Program Schedule

1489
Fulminant and Fatal: Two Strongyloidiasis Cases in HTLV-1 Patients

Session: Poster Abstract Session: Global Infectious Diseases
Saturday, October 11, 2014
Room: The Pennsylvania Convention Center: IDExpo Hall BC
Posters
  • 1489-194_Strongyloides_poster..pdf (821.9 kB)
  • Background:  The Strongyloides hyperinfection syndrome is a well-known entity in patients with Human T-cell lymphotropic virus (HTLV-1).  We present two cases of fulminant Strongyloidiasis in two unique HTLV patients in Bronx, NY. First case is a lethal infection in pregnancy and the second case had disseminated infection causing multi-organ failure. 

    Methods:

    Case 1:

    A 30 year old, 25 week pregnant patient from Haiti was admitted to the Obstetrics service for abdominal pain; presumptive diagnoses was abruptio placenta vs fibroid degeneration. She later developed acute hypoxic respiratory failure and septic shock. She had a still birth delivery, and died after one week in ICU. Respiratory and stool specimens showed S.stercoralis rhabditiform larvae. She was on antibacterials and Ivermectin, and was positive for HTLV-1. Autopsy findings reveal diffuse bronchopneumonia with bilateral hemorrhagic lungs, likely from S. Stercoralis hyperinfection and E. coli.

    Case 2: 

    A 61 year old female from Jamaica presents with weight loss and altered mental status. She had fever, cachexia, ascites, severe electrolyte disturbances and anemia.  Her course was complicated by acute hypoxic respiratory failure, septic shock and polymicrobial bacteremia (Escherichia coli and Staphylococcus aureus). She developed skin changes thought to be necrotizing fasciitis on CT scan. Respiratory and stool microscopy were positive for S. stercoralis, and she was also positive for HTLV1. After treatment failure with oral Ivermectin, she was given oral then rectal Ivermectin mixed with 40% ethanol, and Albendazole. She improved with a prolonged course of Ivermectin. Patient had invasive S.stercoralis with cutaneous, respiratory, GI involvement causing polymicrobial sepsis.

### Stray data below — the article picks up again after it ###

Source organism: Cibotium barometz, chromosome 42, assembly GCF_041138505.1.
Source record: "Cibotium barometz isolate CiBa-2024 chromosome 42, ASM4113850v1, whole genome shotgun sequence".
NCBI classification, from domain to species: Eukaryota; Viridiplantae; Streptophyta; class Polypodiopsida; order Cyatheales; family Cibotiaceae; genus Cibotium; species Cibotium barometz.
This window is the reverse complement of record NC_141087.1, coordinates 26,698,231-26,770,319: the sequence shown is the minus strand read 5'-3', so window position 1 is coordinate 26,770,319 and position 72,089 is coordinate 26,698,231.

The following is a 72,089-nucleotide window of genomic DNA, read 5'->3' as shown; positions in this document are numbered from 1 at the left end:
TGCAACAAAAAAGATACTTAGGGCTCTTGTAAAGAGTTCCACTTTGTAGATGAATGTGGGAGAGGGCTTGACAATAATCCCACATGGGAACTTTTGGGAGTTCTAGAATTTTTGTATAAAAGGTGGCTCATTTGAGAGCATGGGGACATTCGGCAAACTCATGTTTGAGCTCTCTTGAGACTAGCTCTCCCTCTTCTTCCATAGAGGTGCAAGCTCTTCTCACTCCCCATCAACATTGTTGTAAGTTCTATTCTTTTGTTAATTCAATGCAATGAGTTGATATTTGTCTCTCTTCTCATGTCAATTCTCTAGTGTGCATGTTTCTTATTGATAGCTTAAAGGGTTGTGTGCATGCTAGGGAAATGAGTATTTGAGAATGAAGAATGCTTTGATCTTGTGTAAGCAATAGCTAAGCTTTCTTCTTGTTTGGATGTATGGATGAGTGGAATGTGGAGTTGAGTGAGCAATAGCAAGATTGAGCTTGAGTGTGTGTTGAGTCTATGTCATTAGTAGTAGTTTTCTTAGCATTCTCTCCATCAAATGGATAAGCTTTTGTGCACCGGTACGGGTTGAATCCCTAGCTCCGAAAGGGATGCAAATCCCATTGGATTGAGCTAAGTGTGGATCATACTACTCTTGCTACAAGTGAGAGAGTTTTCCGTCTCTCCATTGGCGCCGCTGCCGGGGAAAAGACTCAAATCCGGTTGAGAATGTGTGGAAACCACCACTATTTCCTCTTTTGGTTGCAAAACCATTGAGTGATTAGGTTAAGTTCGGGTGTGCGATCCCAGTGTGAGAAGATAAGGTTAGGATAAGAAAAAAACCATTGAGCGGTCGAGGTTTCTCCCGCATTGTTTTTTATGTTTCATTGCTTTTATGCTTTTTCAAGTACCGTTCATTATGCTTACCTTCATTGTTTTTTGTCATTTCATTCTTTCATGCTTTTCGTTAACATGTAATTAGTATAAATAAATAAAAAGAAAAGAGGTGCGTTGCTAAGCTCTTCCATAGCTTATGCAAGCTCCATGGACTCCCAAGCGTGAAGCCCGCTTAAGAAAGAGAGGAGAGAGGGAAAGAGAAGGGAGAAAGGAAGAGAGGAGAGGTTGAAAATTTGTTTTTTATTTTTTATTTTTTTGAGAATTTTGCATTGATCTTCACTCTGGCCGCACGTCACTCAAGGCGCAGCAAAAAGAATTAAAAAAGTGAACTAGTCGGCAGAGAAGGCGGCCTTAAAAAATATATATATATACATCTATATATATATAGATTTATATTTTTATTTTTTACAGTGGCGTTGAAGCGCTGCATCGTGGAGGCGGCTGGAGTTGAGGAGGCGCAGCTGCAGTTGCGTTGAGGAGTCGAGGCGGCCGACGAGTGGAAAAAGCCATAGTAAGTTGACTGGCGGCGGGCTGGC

Results: Disseminated Strongyloidosis with HTLV-1 Co-infection

    Conclusion:

    These cases illustrate the mortality and morbidity of disseminated S. stercoralis in HTLV-1 co-infections.  Pregnancy further enhanced the infection, which became rapidly lethal.  In the second case, malnutrition and extensive GI involvement likely contributed to dissemination and caused treatment failure with standard Ivermectin treatment. Early consideration of Strongyloidiasis and HTLV-1 co-infections in patients from areas such as Caribbean and Japan, may reduce the morbidity of the infection.

    Shyam Gandam, MD, Internal Medicine, Montefiore Medical center, Bronx, NY, Julie E. Williamson, PharmD, Pharmacy, Montefiore Medical Center, Bronx, NY, Christina Coyle, MD, Infectious Disease, Albert Einstein College of Medicine, Bronx, NY and Marilou Corpuz, MD, Medicine, Division of Infectious Diseases, Montefiore Medical Center, Wakefield Campus, Bronx, NY

    Disclosures:

    S. Gandam, None

    J. E. Williamson, None

    C. Coyle, None

    M. Corpuz, None

    Findings in the abstracts are embargoed until 12:01 a.m. EDT, Oct. 8th with the exception of research findings presented at the IDWeek press conferences.

    Sponsoring Societies:

    © 2014, idweek.org. All Rights Reserved.

    Follow IDWeek